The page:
“It’s critical that people have a common place to find trusted information,” he said. “That is what the MAP is designed to do. It gives people information on where the Southern Arizona economy is at the moment and where it has been – so that they can benchmark our performance against other metropolitan areas in Arizona and the U.S. We are doing that in a way that is interesting and engaging, with colorful graphics and written analysis that helps people interpret what is going on.”
Groundswell of funding for Dashboard launch
The MAP Dashboard was funded by an array of business, philanthropic and educational organizations. Platinum sponsors of the project were SALC, the Community Foundation, UA, Diamond Ventures, Freeport-McMoRan, Tucson Electric Power and the Thomas R. Brown Foundation.
Gold sponsors were Ashland Group, Cox Communications, McMiles Family Fund, Tucson Foundations and Wells Fargo.
Silver sponsors included BFL Ventures, Holualoa Companies, Jewish Community Foundation, Jewish Federation of Southern Arizona, Vante and Cushman & Wakefield/PICOR.
Hammond welcomes feedback from the university’s project partners and others involved in launching the project. Yet he is very clear that Eller College economists are ultimately responsible for the MAP content.
“Our partners are helping to fund the project and they are also giving advice on what is important to track, what we should be paying more attention to and what we should be paying less attention to,” Hammond said. “But we are the economists. We make the final decisions about what goes on the Dashboard and how it gets interpreted. They help us understand what their constituents are thinking.”
Finding regional common ground
Though SALC and private business interests contributed to develop and launch the MAP Dashboard, permanent funding sources will be needed in the future.
“We (SALC) and others will be users and advocates for it, but we are not the owner of it,” Shoopman said. “We are funding this for a while – but we’ll need to figure out how to secure sustained funding for it the long term because it is so important.”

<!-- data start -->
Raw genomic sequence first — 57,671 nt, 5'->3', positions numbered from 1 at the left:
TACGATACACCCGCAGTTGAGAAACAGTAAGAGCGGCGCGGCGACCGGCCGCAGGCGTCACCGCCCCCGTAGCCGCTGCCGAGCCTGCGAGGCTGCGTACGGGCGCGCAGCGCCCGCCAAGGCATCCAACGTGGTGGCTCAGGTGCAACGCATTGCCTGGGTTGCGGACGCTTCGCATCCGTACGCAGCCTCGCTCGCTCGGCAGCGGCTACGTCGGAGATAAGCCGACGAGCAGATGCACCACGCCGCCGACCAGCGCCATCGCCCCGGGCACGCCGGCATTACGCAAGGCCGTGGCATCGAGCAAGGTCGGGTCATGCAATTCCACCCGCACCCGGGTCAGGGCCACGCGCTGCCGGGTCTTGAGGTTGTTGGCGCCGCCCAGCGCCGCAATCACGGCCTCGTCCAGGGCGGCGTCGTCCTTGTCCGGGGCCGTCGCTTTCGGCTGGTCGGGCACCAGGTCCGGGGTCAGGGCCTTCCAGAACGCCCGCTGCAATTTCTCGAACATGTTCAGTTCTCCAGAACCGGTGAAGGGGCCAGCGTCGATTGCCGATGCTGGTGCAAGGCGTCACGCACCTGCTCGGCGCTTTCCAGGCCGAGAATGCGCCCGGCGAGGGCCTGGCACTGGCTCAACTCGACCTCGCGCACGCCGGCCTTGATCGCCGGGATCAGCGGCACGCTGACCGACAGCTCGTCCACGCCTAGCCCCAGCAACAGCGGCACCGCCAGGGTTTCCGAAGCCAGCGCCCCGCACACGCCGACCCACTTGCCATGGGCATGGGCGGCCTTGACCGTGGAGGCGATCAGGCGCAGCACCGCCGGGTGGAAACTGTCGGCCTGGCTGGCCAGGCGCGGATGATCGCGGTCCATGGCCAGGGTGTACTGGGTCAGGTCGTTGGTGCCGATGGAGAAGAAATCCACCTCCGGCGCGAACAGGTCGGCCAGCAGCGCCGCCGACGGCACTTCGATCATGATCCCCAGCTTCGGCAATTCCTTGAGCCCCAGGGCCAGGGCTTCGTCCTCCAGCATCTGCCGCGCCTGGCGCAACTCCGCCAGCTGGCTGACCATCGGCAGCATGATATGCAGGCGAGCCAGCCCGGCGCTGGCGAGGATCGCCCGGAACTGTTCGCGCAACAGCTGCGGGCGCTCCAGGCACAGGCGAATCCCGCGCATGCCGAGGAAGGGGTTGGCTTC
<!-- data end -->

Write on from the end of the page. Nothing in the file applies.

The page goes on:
Government, business, nonprofit and educational leaders throughout Southern Arizona are voicing optimism about what the MAP Dashboard Project can accomplish.
David Hutchens, president & CEO of Tucson Electric Power, said the MAP provides a common set of data to measure how we are doing as a community. “You get what you measure and having data that is trusted from a reliable source like the University of Arizona’s Eller College is very important,” he said. “It gets us all on the same page, all looking at the same information.”
Sharon Bronson, chair of the Pima County Board of Supervisors said information provided on the MAP Dashboard “is from a trusted source that people can use from their living rooms or their offices to get a sense of this community’s strengths and weaknesses.” She said the MAP “ratchets down the rhetoric and stops the ideology. It reveals facts about our community – and it’s the facts that should inform our decision making.”
Tony Penn, president & CEO of the United Way of Tucson and Southern Arizona and chairman of the Tucson Metro Chamber, praised the partnership between the UA, the Community Foundation and SALC that created the MAP Dashboard. “In those three organizations we have the business, education and social service and wellness communities represented,” Penn said. “That kind of cross-section coordination is essential to create the very best environment for economic development that is needed to acquire the very best jobs and be able fill them for today and tomorrow.”
Tucson Mayor Jonathon Rothschild said the MAP Dashboard “will identify our strengths and weaknesses” and we can use the MAP “to determine what areas we need to focus on as a community.”
Manuel O. Valenzuela, superintendent of the Sahuarita Unified School District, said the MAP Dashboard can provide people from all walks of life and various communities information to help “find regional common ground about who we are, what we have in common and who we want to be.”
Oro Valley Mayor Satish I. Hiremath said all cities and towns want trusted, reliable data that allows comparisons with other jurisdictions. Thanks to development of the MAP, Southern Arizonans “will finally have metrics available that are statistically valid so we can actually have apples-to-apples comparisons” with other communities in the Southwest and nationwide.
Mike Hammond, president, founder and managing shareholder of Cushman & Wakefield/PICOR, said “people on different sides of issues tend to choose their own facts and there are many biased sources of information that distort the facts. The promise of the MAP Dashboard is that it is a reliable and trusted source of information associated with the Eller College at UA.”